People have been baking bread since ancient times and there are many different ways to bake. Here’s some inspiration from the magic world of bread. How the flour you choose creates different kinds of bread, why fresh bread smells so wonderful and how to best store bread to avoid throwing it in the bin.
Lots of things contribute to the texture and taste of bread. The ingredients you use, which rising method you choose, how the dough is processed and the temperature during rising and baking.
Yeast – a living culture
Yeast is often used to give bread its volume. Bubbles in the dough during the fermentation process are from carbon dioxide formed when the yeast breaks down the starch and sugars in the flour. Some alcohol forms during fermentation, but this disappears when bread is baked in the oven. We use our own yeast, which we make from unsold bread that we take back from stores to prevent food waste.
Sometimes you want the flavours from the ingredients to develop a little slower to get bread with a more rustic taste. Just let the dough cool in the fridge overnight. The gluten threads strengthen too, which will make the dough more porous so you need less yeast. It’s handy to have some ready-made dough to quickly bake breakfast rolls or bread in the morning.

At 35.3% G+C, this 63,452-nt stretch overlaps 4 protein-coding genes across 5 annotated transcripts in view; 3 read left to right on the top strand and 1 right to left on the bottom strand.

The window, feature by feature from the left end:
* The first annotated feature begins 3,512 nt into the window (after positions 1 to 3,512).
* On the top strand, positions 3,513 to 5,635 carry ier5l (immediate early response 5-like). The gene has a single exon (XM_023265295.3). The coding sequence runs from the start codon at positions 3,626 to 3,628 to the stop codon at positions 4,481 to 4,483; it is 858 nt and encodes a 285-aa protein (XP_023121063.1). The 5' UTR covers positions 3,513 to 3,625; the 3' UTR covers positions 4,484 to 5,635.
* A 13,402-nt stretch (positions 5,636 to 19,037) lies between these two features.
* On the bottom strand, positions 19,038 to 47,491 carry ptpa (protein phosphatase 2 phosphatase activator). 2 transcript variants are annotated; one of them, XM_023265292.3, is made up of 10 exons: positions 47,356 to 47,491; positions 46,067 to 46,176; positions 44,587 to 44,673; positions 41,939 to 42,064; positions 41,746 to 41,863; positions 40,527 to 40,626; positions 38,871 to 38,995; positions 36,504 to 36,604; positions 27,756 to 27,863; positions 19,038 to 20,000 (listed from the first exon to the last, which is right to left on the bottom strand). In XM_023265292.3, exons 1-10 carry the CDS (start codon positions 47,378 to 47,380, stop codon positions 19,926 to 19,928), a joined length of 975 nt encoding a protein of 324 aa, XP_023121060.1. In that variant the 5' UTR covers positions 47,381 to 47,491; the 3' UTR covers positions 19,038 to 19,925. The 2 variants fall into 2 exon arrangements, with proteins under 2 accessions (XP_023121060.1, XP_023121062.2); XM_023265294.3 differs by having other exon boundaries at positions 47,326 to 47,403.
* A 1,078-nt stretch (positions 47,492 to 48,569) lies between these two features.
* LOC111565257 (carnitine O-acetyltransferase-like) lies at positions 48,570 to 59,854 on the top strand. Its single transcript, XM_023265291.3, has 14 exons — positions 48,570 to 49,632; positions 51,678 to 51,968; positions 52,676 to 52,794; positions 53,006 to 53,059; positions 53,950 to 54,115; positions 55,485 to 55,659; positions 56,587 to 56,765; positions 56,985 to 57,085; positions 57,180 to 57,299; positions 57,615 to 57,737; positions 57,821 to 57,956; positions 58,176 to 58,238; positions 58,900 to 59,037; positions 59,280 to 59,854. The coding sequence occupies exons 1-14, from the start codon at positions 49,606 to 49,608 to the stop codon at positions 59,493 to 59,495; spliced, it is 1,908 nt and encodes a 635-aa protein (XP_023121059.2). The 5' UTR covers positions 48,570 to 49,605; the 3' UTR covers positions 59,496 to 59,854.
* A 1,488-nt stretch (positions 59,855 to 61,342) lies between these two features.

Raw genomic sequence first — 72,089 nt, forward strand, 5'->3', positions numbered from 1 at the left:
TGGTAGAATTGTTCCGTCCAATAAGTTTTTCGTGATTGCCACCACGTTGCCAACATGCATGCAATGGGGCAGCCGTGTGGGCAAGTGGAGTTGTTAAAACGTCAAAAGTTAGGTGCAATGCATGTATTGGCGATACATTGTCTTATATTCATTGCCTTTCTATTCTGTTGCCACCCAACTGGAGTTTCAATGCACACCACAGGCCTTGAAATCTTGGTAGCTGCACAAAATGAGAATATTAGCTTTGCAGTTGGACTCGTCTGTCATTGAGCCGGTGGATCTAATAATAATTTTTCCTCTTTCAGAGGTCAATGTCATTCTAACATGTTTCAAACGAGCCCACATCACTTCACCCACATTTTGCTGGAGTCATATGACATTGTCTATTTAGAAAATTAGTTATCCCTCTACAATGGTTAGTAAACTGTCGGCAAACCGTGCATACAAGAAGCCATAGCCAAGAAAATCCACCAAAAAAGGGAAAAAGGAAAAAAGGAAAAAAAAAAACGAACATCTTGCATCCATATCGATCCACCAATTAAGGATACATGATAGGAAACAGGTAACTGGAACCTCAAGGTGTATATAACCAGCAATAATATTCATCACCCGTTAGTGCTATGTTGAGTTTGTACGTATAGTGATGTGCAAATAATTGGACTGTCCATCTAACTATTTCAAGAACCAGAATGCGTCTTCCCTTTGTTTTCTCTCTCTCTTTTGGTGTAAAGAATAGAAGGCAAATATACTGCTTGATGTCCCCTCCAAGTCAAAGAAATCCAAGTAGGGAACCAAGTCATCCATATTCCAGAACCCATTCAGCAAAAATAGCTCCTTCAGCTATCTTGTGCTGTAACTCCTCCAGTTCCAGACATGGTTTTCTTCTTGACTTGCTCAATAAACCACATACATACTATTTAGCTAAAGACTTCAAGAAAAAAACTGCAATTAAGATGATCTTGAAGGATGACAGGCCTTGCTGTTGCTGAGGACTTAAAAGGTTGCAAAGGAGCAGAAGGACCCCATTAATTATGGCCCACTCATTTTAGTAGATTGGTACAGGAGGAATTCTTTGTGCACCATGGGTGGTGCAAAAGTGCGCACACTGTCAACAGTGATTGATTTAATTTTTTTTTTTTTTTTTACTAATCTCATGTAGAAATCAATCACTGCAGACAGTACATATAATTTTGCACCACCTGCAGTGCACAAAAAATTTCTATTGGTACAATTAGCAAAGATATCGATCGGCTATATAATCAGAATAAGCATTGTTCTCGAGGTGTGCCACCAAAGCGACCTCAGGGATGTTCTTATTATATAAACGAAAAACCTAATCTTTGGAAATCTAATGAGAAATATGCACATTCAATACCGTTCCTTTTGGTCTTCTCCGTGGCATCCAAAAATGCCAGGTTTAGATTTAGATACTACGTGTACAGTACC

Using “raskdeg” (quick dough) is an old bakery tradition. The Swedish word ‘raskning’ means fermentation. ‘Raskdeg’ or quick dough is the pre-dough left to rise and then mixed with other ingredients and flour. It gives the bread a fuller taste and has some of the same positive effects as sourdough.
Strong flour gives volume
The stronger flour with high protein content, the fluffier bread you can bake. You get strong gluten threads through long kneading, which become barriers in the dough, retaining air bubbles that are formed during the fermentation.
You can feel the difference between a dough that you just started kneading and a dough kneaded for 10-15 minutes. The gluten threads have become flexible, creating a nice texture in the dough. Weak flour with a low gluten content is good for baking crispbread, biscuits and Swedish toasts, and pastries that should not rise high.
Baking with sourdough is a tradition believed to originate in Egypt over 6,000 years ago. It has lots of advantages: bread becomes juicier and lasts longer. It becomes less crumbly, gets a better texture and richer aroma with a more acidic taste. And it’s less sensitive to mould.
With sourdough, mix wheat and/or rye flour with water to a loose dough, then leave it standing to rise for about 2-5 days. The natural yeast in flour multiplies. The time required is determined by temperature.
In a sourdough, lactic acid, acetic acid and aromatic substances form thanks to the natural microorganisms called acid bacteria.
Use a part of the sourdough base and let the rest continue to grow. Feed it with more flour and water once or twice a week to keep the sourdough going.